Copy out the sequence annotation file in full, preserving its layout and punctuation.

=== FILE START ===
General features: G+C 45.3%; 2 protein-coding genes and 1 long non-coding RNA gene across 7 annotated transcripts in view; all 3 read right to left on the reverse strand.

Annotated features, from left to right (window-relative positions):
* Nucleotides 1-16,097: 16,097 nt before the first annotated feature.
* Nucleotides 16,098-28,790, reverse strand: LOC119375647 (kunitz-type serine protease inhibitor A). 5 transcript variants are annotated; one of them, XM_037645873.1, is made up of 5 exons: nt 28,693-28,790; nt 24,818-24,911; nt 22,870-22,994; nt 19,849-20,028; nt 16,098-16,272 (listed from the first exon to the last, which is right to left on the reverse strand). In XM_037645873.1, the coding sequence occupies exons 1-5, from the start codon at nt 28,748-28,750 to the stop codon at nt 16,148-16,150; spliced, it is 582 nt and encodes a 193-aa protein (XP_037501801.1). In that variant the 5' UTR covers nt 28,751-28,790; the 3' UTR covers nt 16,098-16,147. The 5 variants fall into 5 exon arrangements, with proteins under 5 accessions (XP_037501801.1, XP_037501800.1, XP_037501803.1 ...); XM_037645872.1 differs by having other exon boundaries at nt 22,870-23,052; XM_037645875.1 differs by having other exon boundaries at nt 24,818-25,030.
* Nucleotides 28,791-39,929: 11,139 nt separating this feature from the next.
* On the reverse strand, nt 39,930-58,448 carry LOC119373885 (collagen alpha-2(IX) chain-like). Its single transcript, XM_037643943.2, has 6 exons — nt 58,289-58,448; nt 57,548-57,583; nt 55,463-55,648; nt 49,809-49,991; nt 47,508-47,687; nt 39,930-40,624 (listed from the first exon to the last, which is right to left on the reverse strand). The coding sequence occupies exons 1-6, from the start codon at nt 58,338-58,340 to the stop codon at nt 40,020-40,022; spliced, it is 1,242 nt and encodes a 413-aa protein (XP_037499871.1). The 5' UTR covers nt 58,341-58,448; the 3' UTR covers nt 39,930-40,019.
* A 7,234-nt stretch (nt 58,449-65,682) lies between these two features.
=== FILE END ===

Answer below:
General features: G+C 45.3%; 2 protein-coding genes and 1 long non-coding RNA gene across 7 annotated transcripts in view; all 3 read right to left on the reverse strand.

Annotated features, from left to right (window-relative positions):
* Nucleotides 1-16,097: 16,097 nt before the first annotated feature.
* Nucleotides 16,098-28,790, reverse strand: LOC119375647 (kunitz-type serine protease inhibitor A). 5 transcript variants are annotated; one of them, XM_037645873.1, is made up of 5 exons: nt 28,693-28,790; nt 24,818-24,911; nt 22,870-22,994; nt 19,849-20,028; nt 16,098-16,272 (listed from the first exon to the last, which is right to left on the reverse strand). In XM_037645873.1, the coding sequence occupies exons 1-5, from the start codon at nt 28,748-28,750 to the stop codon at nt 16,148-16,150; spliced, it is 582 nt and encodes a 193-aa protein (XP_037501801.1). In that variant the 5' UTR covers nt 28,751-28,790; the 3' UTR covers nt 16,098-16,147. The 5 variants fall into 5 exon arrangements, with proteins under 5 accessions (XP_037501801.1, XP_037501800.1, XP_037501803.1 ...); XM_037645872.1 differs by having other exon boundaries at nt 22,870-23,052; XM_037645875.1 differs by having other exon boundaries at nt 24,818-25,030.
* Nucleotides 28,791-39,929: 11,139 nt separating this feature from the next.
* On the reverse strand, nt 39,930-58,448 carry LOC119373885 (collagen alpha-2(IX) chain-like). Its single transcript, XM_037643943.2, has 6 exons — nt 58,289-58,448; nt 57,548-57,583; nt 55,463-55,648; nt 49,809-49,991; nt 47,508-47,687; nt 39,930-40,624 (listed from the first exon to the last, which is right to left on the reverse strand). The coding sequence occupies exons 1-6, from the start codon at nt 58,338-58,340 to the stop codon at nt 40,020-40,022; spliced, it is 1,242 nt and encodes a 413-aa protein (XP_037499871.1). The 5' UTR covers nt 58,341-58,448; the 3' UTR covers nt 39,930-40,019.
* A 7,234-nt stretch (nt 58,449-65,682) lies between these two features.